From Glenn Conroy, PhD, and Jane Phillips-Conroy, PhD

Professors of Anatomy

"Have fun. This is not incompatible with learning!" – The cutest couple at WashU
“Have fun. This is not incompatible with learning!” – The cutest couple at WashU

What advice can we give you from the perspective of our many years’ teaching Anatomy here at WUSM (66 Phillips/Conroy years and counting … )?
About Anatomy:

  • Don’t let the huge amount of material overwhelm you. You will definitely not KNOW anatomy by the end of the course, but you will have achieved a level of familiarity and knowledge that you would never have imagined when you began the journey.
  • Enjoy the experience. Anatomy lab is a vital, wonderful place. You have to attend lab to pass the course, but you will soon find that you learn more here than you’ve ever learned anywhere: what lies beneath the skin reveals human commonality and individuality as written in the pattern of blood vessels, nerves and muscles.
  • Talk LOTS to your lab partners and the faculty. We love teaching you … Corral us if we don’t get to you as often as you’d like. Tell us you’d like more visits. Don’t be shy.
  • Consider carefully the wisdom of accepting upperclass students’ “advice” that you don’t need to work hard in Year 1. You do! Not competing is not the same as not working hard. Honor the wishes of the donors, your future patients, and the sacrifices made by your parents by learning as much as you can.
  • Have fun. This is not incompatible with learning.

About Life (i.e. Medical school, but much more):

  • Exciting journeys are often beset by obstacles and detours. All can be productive. There are many guides to help you find the course. Seek them out; don’t wait for them to find you.
  • Take advantage of the many intellectual delicacies and delights offered you as a student at this most amazing institution.
  • Don’t forget to sample from the artistic buffet that St. Louis offers. Go to the Symphony!
  • There’s more to eat here (and much better foods for you) than fried ravioli. Offset your 60 percent (free) pizza diet with fresh fruit and vegetables.
  • Get outside! Forest Park is your backyard. We’ve seen coyotes, wild turkeys, great horned owls, redtailed hawks and more.
  • If your diet consists mostly of white or beige food you’re in trouble.
  • Realize that important, lifelong relationships may be forged in the Anatomy lab. We speak from personal experience!
  • Don’t forget to say hello when you pass us in the corridors!

From Koong-Nah Chung, PhD

Dean of Research

Visit Dr. Chung for guidance on research opportunities and ask her about her favorite rapper. Hint: He's slim, and he's shady.
Visit Dr. Chung for guidance on research opportunities and ask her about her favorite rapper. Hint: He’s slim, and he’s shady.

Your first year at WashU is pass-fail. Form strong bonds with your classmates, collaborate and support each other. You will spend the next four years with your peers, and they will be your life-long friends and colleagues. Get to know the faculty, administration, and staff — we are here to help you succeed. Find an advisor or mentor who takes an interest in you. Your mentor will help you navigate medical school, and if you’re lucky, you may get a home-cooked meal out of it. Stay grounded by volunteering in the community. Have fun and stay sane by getting involved in school clubs and continuing with your hobbies. Get to know St. Louis. There is no shortage of entertainment, including the world champion Cardinals, the world famous zoo, the science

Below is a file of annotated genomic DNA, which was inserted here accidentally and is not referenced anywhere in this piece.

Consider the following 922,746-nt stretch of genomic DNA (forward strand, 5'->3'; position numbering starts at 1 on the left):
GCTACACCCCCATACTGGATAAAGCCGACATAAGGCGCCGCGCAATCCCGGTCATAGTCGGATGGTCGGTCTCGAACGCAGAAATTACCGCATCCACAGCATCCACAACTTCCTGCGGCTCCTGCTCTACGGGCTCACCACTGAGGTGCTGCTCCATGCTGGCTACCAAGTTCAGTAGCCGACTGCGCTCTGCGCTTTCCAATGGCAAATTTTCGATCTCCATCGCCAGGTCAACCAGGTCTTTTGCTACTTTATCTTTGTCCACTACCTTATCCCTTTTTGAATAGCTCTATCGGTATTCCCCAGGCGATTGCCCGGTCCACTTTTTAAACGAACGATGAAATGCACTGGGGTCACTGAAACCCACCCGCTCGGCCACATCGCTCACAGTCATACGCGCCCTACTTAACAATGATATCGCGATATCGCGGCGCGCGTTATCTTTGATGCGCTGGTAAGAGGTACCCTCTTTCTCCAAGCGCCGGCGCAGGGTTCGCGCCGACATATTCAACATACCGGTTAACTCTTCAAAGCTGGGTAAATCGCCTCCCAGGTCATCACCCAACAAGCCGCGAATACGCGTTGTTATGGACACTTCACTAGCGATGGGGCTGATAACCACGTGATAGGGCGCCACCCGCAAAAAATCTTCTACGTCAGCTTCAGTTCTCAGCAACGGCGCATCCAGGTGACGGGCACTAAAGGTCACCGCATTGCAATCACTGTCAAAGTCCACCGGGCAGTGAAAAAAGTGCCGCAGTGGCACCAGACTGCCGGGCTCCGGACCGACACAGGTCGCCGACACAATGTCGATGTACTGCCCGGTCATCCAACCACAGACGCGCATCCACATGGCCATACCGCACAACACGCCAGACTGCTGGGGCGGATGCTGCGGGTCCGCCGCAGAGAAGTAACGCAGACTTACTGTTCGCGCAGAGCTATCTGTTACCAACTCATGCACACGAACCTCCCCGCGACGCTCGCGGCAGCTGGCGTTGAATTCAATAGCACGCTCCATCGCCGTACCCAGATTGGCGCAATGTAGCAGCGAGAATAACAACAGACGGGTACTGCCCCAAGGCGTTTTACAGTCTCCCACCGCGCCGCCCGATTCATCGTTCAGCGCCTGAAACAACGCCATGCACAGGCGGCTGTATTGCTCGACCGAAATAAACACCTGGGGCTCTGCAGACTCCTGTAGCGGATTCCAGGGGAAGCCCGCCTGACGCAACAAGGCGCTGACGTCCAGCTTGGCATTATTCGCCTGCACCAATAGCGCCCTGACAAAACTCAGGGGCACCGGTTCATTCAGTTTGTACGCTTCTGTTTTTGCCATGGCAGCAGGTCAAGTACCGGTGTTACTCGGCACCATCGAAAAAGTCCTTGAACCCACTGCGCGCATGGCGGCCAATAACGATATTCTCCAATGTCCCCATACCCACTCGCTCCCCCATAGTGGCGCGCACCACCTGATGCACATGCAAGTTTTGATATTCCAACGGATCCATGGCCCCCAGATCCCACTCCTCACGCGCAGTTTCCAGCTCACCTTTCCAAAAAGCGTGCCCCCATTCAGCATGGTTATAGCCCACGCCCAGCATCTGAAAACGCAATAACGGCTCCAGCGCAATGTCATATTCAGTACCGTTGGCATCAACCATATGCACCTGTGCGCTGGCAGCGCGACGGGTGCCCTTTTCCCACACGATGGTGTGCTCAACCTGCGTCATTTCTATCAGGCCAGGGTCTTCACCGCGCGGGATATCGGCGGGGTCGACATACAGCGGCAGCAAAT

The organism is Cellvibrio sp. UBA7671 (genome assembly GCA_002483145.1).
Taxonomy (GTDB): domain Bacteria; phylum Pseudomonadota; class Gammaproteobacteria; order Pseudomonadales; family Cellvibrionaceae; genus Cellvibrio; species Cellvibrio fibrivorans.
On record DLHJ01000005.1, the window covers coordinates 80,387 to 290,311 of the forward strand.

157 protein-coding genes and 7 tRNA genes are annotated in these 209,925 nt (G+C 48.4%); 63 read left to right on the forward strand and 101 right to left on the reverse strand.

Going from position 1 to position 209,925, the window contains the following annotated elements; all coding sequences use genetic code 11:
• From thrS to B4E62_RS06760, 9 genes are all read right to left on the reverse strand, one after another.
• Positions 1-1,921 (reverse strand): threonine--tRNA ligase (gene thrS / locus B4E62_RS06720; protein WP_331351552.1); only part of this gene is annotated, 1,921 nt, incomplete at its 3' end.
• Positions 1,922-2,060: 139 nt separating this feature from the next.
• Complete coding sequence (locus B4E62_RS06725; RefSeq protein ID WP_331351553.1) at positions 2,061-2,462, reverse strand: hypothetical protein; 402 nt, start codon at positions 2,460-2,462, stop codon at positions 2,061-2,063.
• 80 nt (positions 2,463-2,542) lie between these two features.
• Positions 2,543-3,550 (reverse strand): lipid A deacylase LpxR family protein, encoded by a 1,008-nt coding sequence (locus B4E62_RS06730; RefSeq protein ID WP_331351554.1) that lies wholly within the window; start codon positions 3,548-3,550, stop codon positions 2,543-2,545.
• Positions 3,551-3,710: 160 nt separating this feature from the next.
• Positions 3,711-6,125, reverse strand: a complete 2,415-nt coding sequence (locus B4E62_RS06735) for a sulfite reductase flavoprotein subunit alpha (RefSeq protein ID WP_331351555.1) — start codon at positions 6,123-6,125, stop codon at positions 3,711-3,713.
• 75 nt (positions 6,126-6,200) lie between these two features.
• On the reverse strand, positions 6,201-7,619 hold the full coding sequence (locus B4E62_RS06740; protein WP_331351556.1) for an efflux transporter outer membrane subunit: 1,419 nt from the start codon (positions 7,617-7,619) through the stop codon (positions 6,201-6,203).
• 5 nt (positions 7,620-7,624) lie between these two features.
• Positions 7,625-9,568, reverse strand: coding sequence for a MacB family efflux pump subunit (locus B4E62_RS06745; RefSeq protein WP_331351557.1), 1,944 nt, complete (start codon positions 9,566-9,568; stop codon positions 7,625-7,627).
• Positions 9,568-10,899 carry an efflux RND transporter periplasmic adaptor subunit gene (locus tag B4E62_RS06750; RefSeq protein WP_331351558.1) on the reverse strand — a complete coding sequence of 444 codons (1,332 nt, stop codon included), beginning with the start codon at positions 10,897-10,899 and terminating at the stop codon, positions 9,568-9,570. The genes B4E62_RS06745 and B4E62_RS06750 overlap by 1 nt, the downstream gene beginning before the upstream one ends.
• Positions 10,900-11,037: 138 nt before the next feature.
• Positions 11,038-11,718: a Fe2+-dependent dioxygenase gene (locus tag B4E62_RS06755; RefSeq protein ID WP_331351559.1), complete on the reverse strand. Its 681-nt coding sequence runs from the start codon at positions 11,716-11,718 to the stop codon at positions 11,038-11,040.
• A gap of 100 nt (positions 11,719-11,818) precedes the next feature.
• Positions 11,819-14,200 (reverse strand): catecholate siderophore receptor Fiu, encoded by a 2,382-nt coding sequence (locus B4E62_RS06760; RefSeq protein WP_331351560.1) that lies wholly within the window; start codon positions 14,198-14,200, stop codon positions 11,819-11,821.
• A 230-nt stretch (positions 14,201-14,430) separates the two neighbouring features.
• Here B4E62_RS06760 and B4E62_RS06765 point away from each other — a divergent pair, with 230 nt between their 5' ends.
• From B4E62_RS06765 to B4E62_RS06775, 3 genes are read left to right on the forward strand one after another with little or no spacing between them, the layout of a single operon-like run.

center, the art museum, and Forest Park. In addition, there is a world class symphony, many music venues, and plenty of nightlife. Pay attention to your academics. Take your basic science courses seriously. They will come in handy in later years, and your future patients will thank you. Don’t worry about your residency match yet. Most importantly, get enough sleep, exercise, and have fun. Oh, and if you want to do research, just email me (

From Will Ross, MD, MPH

Associate Dean for Diversity

Dean Ross poses with students.
Dean Ross poses with students.

Welcome to Washington University School of Medicine in St. Louis! While the latter distinction (in St. Louis) was added to differentiate us from other similar sounding, high-performing medical institutions that don’t provide as much free food, we’ve found our association with St. Louis to be one of mutual benefit. On your arrival you will be captivated by the beauty, vitality and progressive spirit of the Central West End, and most of you will decide to reside in this very charming neighborhood. My wife and I raised two daughters in the Central West End and would not have dreamed of being anywhere else in St. Louis.

However, several blocks from the medical center you will find neighborhoods grappling with generational poverty and escalating rates of sexually transmitted infections and chronic diseases. Even more, you have all witnessed the tremendous social upheaval in Ferguson, a small town within North St. Louis County. The St. Louis region is not immune from the social ills that plague our nation’s urban core: inadequate housing, high rates of joblessness or lack of livable-wage jobs, underperforming public schools, insufficient support of public health, and bias, whether explicit or unconscious, towards communities of color, as evidenced by police profiling of African American and Latino males. As one of the largest employers in St. Louis, we have a responsibility to be diverse and inclusive. We stand by our efforts to recruit a workforce that can fulfill our mission of advancing human health in a culture that supports diversity, inclusion, critical thinking and creativity. We pledge that everyone – no matter his or her race, religion, gender, sexual orientation or sexual preference, national origin or disability and regardless of position – should feel welcome and appreciated as part of our campus community. We accept our unique urban enclave for all its glory, and will not shy away from engaging with the St. Louis community to help eliminate the social factors that contributed to the crisis in Ferguson.